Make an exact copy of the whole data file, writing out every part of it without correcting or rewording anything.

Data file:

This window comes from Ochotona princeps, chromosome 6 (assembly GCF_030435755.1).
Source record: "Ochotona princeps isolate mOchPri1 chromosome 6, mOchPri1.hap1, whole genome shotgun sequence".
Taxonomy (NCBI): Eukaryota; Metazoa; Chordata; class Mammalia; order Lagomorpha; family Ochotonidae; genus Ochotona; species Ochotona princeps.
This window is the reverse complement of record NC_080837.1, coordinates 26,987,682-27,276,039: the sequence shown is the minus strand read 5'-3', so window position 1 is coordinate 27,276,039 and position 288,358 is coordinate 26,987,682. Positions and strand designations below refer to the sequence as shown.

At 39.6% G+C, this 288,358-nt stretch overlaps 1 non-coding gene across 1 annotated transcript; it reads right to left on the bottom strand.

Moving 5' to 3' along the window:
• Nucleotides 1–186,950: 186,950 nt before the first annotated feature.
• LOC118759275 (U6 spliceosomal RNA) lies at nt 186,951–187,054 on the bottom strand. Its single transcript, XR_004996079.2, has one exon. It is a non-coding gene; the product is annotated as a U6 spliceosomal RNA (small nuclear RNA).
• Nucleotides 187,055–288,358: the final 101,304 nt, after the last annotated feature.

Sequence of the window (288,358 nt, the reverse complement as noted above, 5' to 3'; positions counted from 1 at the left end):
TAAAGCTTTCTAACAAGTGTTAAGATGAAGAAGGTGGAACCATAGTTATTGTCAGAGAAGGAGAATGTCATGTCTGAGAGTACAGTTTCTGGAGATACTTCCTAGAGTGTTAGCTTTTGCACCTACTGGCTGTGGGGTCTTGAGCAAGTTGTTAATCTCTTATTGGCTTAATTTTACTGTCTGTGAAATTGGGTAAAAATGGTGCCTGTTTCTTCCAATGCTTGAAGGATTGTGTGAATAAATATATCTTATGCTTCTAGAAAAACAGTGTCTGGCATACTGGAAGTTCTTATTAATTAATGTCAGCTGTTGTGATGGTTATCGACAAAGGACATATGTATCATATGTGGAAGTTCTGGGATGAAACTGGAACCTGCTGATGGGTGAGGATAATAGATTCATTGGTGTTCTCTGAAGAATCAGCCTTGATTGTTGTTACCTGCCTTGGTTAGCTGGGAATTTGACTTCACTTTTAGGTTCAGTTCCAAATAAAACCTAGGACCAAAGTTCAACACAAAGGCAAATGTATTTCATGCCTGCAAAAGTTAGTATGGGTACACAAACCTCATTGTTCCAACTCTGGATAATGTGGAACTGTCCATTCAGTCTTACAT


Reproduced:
This window comes from Ochotona princeps, chromosome 6 (assembly GCF_030435755.1).
Source record: "Ochotona princeps isolate mOchPri1 chromosome 6, mOchPri1.hap1, whole genome shotgun sequence".
Taxonomy (NCBI): Eukaryota; Metazoa; Chordata; class Mammalia; order Lagomorpha; family Ochotonidae; genus Ochotona; species Ochotona princeps.
This window is the reverse complement of record NC_080837.1, coordinates 26,987,682-27,276,039: the sequence shown is the minus strand read 5'-3', so window position 1 is coordinate 27,276,039 and position 288,358 is coordinate 26,987,682. Positions and strand designations below refer to the sequence as shown.

At 39.6% G+C, this 288,358-nt stretch overlaps 1 non-coding gene across 1 annotated transcript; it reads right to left on the bottom strand.

Moving 5' to 3' along the window:
• Nucleotides 1–186,950: 186,950 nt before the first annotated feature.
• LOC118759275 (U6 spliceosomal RNA) lies at nt 186,951–187,054 on the bottom strand. Its single transcript, XR_004996079.2, has one exon. It is a non-coding gene; the product is annotated as a U6 spliceosomal RNA (small nuclear RNA).
• Nucleotides 187,055–288,358: the final 101,304 nt, after the last annotated feature.

Sequence of the window (288,358 nt, the reverse complement as noted above, 5' to 3'; positions counted from 1 at the left end):
TAAAGCTTTCTAACAAGTGTTAAGATGAAGAAGGTGGAACCATAGTTATTGTCAGAGAAGGAGAATGTCATGTCTGAGAGTACAGTTTCTGGAGATACTTCCTAGAGTGTTAGCTTTTGCACCTACTGGCTGTGGGGTCTTGAGCAAGTTGTTAATCTCTTATTGGCTTAATTTTACTGTCTGTGAAATTGGGTAAAAATGGTGCCTGTTTCTTCCAATGCTTGAAGGATTGTGTGAATAAATATATCTTATGCTTCTAGAAAAACAGTGTCTGGCATACTGGAAGTTCTTATTAATTAATGTCAGCTGTTGTGATGGTTATCGACAAAGGACATATGTATCATATGTGGAAGTTCTGGGATGAAACTGGAACCTGCTGATGGGTGAGGATAATAGATTCATTGGTGTTCTCTGAAGAATCAGCCTTGATTGTTGTTACCTGCCTTGGTTAGCTGGGAATTTGACTTCACTTTTAGGTTCAGTTCCAAATAAAACCTAGGACCAAAGTTCAACACAAAGGCAAATGTATTTCATGCCTGCAAAAGTTAGTATGGGTACACAAACCTCATTGTTCCAACTCTGGATAATGTGGAACTGTCCATTCAGTCTTACAT